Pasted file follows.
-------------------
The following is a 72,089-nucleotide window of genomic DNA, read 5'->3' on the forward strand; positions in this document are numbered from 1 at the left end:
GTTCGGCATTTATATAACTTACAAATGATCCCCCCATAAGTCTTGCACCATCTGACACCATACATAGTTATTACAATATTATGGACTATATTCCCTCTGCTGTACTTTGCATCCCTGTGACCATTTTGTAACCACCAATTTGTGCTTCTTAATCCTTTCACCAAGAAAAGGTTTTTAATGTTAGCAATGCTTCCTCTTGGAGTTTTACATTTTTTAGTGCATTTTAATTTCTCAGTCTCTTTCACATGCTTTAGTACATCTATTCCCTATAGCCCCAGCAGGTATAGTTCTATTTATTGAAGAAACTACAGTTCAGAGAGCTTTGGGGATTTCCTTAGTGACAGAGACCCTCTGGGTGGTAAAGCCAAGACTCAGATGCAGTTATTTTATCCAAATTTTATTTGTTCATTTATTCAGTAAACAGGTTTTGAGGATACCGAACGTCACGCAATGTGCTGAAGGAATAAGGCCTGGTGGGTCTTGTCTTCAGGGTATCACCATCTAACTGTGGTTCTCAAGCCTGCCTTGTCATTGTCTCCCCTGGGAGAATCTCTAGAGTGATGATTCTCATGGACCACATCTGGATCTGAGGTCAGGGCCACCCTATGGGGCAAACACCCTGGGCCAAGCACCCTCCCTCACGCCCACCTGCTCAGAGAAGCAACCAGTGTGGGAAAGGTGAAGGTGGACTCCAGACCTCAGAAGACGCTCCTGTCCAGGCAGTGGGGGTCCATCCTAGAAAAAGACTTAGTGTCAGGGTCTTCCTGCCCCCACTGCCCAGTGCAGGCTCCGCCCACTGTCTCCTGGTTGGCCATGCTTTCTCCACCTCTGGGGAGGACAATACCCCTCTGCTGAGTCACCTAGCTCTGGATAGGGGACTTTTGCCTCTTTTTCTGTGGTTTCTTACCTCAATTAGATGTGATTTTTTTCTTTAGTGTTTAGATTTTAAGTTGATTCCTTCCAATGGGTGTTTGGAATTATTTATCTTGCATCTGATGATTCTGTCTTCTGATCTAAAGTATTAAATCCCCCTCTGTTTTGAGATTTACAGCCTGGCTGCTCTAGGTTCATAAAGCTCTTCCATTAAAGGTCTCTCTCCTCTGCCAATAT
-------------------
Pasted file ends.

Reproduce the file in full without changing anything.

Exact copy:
The following is a 72,089-nucleotide window of genomic DNA, read 5'->3' on the forward strand; positions in this document are numbered from 1 at the left end:
GTTCGGCATTTATATAACTTACAAATGATCCCCCCATAAGTCTTGCACCATCTGACACCATACATAGTTATTACAATATTATGGACTATATTCCCTCTGCTGTACTTTGCATCCCTGTGACCATTTTGTAACCACCAATTTGTGCTTCTTAATCCTTTCACCAAGAAAAGGTTTTTAATGTTAGCAATGCTTCCTCTTGGAGTTTTACATTTTTTAGTGCATTTTAATTTCTCAGTCTCTTTCACATGCTTTAGTACATCTATTCCCTATAGCCCCAGCAGGTATAGTTCTATTTATTGAAGAAACTACAGTTCAGAGAGCTTTGGGGATTTCCTTAGTGACAGAGACCCTCTGGGTGGTAAAGCCAAGACTCAGATGCAGTTATTTTATCCAAATTTTATTTGTTCATTTATTCAGTAAACAGGTTTTGAGGATACCGAACGTCACGCAATGTGCTGAAGGAATAAGGCCTGGTGGGTCTTGTCTTCAGGGTATCACCATCTAACTGTGGTTCTCAAGCCTGCCTTGTCATTGTCTCCCCTGGGAGAATCTCTAGAGTGATGATTCTCATGGACCACATCTGGATCTGAGGTCAGGGCCACCCTATGGGGCAAACACCCTGGGCCAAGCACCCTCCCTCACGCCCACCTGCTCAGAGAAGCAACCAGTGTGGGAAAGGTGAAGGTGGACTCCAGACCTCAGAAGACGCTCCTGTCCAGGCAGTGGGGGTCCATCCTAGAAAAAGACTTAGTGTCAGGGTCTTCCTGCCCCCACTGCCCAGTGCAGGCTCCGCCCACTGTCTCCTGGTTGGCCATGCTTTCTCCACCTCTGGGGAGGACAATACCCCTCTGCTGAGTCACCTAGCTCTGGATAGGGGACTTTTGCCTCTTTTTCTGTGGTTTCTTACCTCAATTAGATGTGATTTTTTTCTTTAGTGTTTAGATTTTAAGTTGATTCCTTCCAATGGGTGTTTGGAATTATTTATCTTGCATCTGATGATTCTGTCTTCTGATCTAAAGTATTAAATCCCCCTCTGTTTTGAGATTTACAGCCTGGCTGCTCTAGGTTCATAAAGCTCTTCCATTAAAGGTCTCTCTCCTCTGCCAATAT